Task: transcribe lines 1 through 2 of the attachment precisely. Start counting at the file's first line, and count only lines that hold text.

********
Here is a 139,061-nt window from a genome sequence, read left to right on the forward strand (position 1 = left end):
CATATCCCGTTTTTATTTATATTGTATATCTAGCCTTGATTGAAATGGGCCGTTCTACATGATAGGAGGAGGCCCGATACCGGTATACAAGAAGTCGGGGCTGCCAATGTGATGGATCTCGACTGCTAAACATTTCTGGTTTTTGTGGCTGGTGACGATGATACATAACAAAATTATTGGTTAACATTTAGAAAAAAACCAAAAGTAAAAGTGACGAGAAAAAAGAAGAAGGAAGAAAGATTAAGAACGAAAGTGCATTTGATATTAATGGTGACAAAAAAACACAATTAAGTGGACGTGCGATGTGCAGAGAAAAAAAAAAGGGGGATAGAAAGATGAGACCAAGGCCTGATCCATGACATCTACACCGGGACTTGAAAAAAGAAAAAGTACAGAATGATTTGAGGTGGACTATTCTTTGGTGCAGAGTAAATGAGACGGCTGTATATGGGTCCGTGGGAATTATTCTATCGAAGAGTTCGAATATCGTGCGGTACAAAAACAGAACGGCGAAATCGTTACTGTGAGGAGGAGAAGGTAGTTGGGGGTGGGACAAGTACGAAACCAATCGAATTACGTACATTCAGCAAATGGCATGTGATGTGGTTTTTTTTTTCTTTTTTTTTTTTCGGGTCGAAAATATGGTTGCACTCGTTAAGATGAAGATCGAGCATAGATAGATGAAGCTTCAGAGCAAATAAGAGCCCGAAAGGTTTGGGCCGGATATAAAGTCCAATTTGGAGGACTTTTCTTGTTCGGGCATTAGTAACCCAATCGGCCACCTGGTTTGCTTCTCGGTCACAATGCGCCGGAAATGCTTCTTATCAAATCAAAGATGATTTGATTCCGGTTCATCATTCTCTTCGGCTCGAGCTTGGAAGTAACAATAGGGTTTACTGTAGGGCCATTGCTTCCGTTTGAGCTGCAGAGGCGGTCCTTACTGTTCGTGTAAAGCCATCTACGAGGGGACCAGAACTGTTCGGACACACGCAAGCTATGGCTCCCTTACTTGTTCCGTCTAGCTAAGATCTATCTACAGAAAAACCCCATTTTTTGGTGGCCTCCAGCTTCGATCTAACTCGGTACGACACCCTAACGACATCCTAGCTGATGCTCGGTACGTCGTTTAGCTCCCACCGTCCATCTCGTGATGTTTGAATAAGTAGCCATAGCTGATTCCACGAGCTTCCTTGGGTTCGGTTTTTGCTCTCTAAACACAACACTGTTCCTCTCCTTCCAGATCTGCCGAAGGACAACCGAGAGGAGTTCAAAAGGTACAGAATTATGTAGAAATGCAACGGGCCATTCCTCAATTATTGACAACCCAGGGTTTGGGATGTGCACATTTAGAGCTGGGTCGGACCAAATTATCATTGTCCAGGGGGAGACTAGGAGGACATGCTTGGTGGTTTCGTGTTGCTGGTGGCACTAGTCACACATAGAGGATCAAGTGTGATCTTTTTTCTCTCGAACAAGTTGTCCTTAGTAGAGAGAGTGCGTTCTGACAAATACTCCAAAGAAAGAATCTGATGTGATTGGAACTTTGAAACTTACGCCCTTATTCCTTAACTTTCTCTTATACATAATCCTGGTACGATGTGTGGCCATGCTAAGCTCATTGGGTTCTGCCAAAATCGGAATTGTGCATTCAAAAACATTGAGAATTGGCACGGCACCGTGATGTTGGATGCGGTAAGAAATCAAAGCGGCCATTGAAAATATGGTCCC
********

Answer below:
Here is a 139,061-nt window from a genome sequence, read left to right on the forward strand (position 1 = left end):
CATATCCCGTTTTTATTTATATTGTATATCTAGCCTTGATTGAAATGGGCCGTTCTACATGATAGGAGGAGGCCCGATACCGGTATACAAGAAGTCGGGGCTGCCAATGTGATGGATCTCGACTGCTAAACATTTCTGGTTTTTGTGGCTGGTGACGATGATACATAACAAAATTATTGGTTAACATTTAGAAAAAAACCAAAAGTAAAAGTGACGAGAAAAAAGAAGAAGGAAGAAAGATTAAGAACGAAAGTGCATTTGATATTAATGGTGACAAAAAAACACAATTAAGTGGACGTGCGATGTGCAGAGAAAAAAAAAAGGGGGATAGAAAGATGAGACCAAGGCCTGATCCATGACATCTACACCGGGACTTGAAAAAAGAAAAAGTACAGAATGATTTGAGGTGGACTATTCTTTGGTGCAGAGTAAATGAGACGGCTGTATATGGGTCCGTGGGAATTATTCTATCGAAGAGTTCGAATATCGTGCGGTACAAAAACAGAACGGCGAAATCGTTACTGTGAGGAGGAGAAGGTAGTTGGGGGTGGGACAAGTACGAAACCAATCGAATTACGTACATTCAGCAAATGGCATGTGATGTGGTTTTTTTTTTCTTTTTTTTTTTTCGGGTCGAAAATATGGTTGCACTCGTTAAGATGAAGATCGAGCATAGATAGATGAAGCTTCAGAGCAAATAAGAGCCCGAAAGGTTTGGGCCGGATATAAAGTCCAATTTGGAGGACTTTTCTTGTTCGGGCATTAGTAACCCAATCGGCCACCTGGTTTGCTTCTCGGTCACAATGCGCCGGAAATGCTTCTTATCAAATCAAAGATGATTTGATTCCGGTTCATCATTCTCTTCGGCTCGAGCTTGGAAGTAACAATAGGGTTTACTGTAGGGCCATTGCTTCCGTTTGAGCTGCAGAGGCGGTCCTTACTGTTCGTGTAAAGCCATCTACGAGGGGACCAGAACTGTTCGGACACACGCAAGCTATGGCTCCCTTACTTGTTCCGTCTAGCTAAGATCTATCTACAGAAAAACCCCATTTTTTGGTGGCCTCCAGCTTCGATCTAACTCGGTACGACACCCTAACGACATCCTAGCTGATGCTCGGTACGTCGTTTAGCTCCCACCGTCCATCTCGTGATGTTTGAATAAGTAGCCATAGCTGATTCCACGAGCTTCCTTGGGTTCGGTTTTTGCTCTCTAAACACAACACTGTTCCTCTCCTTCCAGATCTGCCGAAGGACAACCGAGAGGAGTTCAAAAGGTACAGAATTATGTAGAAATGCAACGGGCCATTCCTCAATTATTGACAACCCAGGGTTTGGGATGTGCACATTTAGAGCTGGGTCGGACCAAATTATCATTGTCCAGGGGGAGACTAGGAGGACATGCTTGGTGGTTTCGTGTTGCTGGTGGCACTAGTCACACATAGAGGATCAAGTGTGATCTTTTTTCTCTCGAACAAGTTGTCCTTAGTAGAGAGAGTGCGTTCTGACAAATACTCCAAAGAAAGAATCTGATGTGATTGGAACTTTGAAACTTACGCCCTTATTCCTTAACTTTCTCTTATACATAATCCTGGTACGATGTGTGGCCATGCTAAGCTCATTGGGTTCTGCCAAAATCGGAATTGTGCATTCAAAAACATTGAGAATTGGCACGGCACCGTGATGTTGGATGCGGTAAGAAATCAAAGCGGCCATTGAAAATATGGTCCC